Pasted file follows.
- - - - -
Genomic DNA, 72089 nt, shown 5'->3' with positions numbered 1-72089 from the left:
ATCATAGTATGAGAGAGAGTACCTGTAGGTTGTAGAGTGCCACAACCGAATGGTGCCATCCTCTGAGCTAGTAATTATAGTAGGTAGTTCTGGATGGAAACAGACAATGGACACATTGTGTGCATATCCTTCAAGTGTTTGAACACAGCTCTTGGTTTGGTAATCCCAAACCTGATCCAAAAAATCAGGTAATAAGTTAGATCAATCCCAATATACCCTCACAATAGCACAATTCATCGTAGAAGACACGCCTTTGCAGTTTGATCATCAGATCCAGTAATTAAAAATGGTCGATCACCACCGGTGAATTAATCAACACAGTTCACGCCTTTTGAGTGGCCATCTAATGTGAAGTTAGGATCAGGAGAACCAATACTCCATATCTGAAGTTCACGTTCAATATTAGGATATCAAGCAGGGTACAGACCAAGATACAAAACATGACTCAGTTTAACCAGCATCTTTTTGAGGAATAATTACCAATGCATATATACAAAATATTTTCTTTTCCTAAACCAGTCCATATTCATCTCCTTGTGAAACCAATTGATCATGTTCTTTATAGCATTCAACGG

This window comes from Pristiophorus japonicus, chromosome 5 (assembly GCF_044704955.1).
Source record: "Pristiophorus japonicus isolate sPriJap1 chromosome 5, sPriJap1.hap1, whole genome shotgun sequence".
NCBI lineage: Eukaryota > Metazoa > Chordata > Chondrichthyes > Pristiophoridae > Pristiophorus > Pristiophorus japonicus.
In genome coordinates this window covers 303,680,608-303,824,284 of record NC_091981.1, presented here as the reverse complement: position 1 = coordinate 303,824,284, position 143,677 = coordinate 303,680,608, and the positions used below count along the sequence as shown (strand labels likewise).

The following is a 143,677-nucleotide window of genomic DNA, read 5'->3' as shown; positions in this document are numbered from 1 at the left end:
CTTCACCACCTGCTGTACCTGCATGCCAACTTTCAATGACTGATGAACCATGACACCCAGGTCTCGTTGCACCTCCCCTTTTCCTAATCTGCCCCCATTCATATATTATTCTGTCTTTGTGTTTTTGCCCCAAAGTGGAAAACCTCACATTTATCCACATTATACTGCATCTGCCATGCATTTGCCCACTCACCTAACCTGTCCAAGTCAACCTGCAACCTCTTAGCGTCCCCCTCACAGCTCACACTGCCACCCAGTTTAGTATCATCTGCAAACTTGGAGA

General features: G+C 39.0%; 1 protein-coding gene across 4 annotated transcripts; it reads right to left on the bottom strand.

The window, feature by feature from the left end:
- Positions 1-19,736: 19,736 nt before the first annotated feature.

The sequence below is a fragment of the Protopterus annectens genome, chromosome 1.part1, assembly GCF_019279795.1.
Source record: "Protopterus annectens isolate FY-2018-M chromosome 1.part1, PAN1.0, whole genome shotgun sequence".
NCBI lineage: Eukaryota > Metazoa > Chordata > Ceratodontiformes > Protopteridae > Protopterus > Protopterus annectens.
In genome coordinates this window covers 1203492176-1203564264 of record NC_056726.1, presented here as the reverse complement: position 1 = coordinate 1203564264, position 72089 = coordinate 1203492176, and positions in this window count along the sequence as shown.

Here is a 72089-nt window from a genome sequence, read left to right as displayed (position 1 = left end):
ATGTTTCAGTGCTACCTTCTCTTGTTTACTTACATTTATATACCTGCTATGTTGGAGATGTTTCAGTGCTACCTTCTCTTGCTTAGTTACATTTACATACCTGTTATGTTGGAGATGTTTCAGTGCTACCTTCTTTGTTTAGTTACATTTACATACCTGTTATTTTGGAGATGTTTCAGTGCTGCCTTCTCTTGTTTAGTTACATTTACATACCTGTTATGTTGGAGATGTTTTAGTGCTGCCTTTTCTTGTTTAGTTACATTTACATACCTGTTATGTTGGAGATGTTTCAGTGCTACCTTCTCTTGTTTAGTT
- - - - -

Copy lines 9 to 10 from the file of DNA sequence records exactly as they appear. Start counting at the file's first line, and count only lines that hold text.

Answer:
General features: G+C 39.0%; 1 protein-coding gene across 4 annotated transcripts; it reads right to left on the bottom strand.

The window, feature by feature from the left end: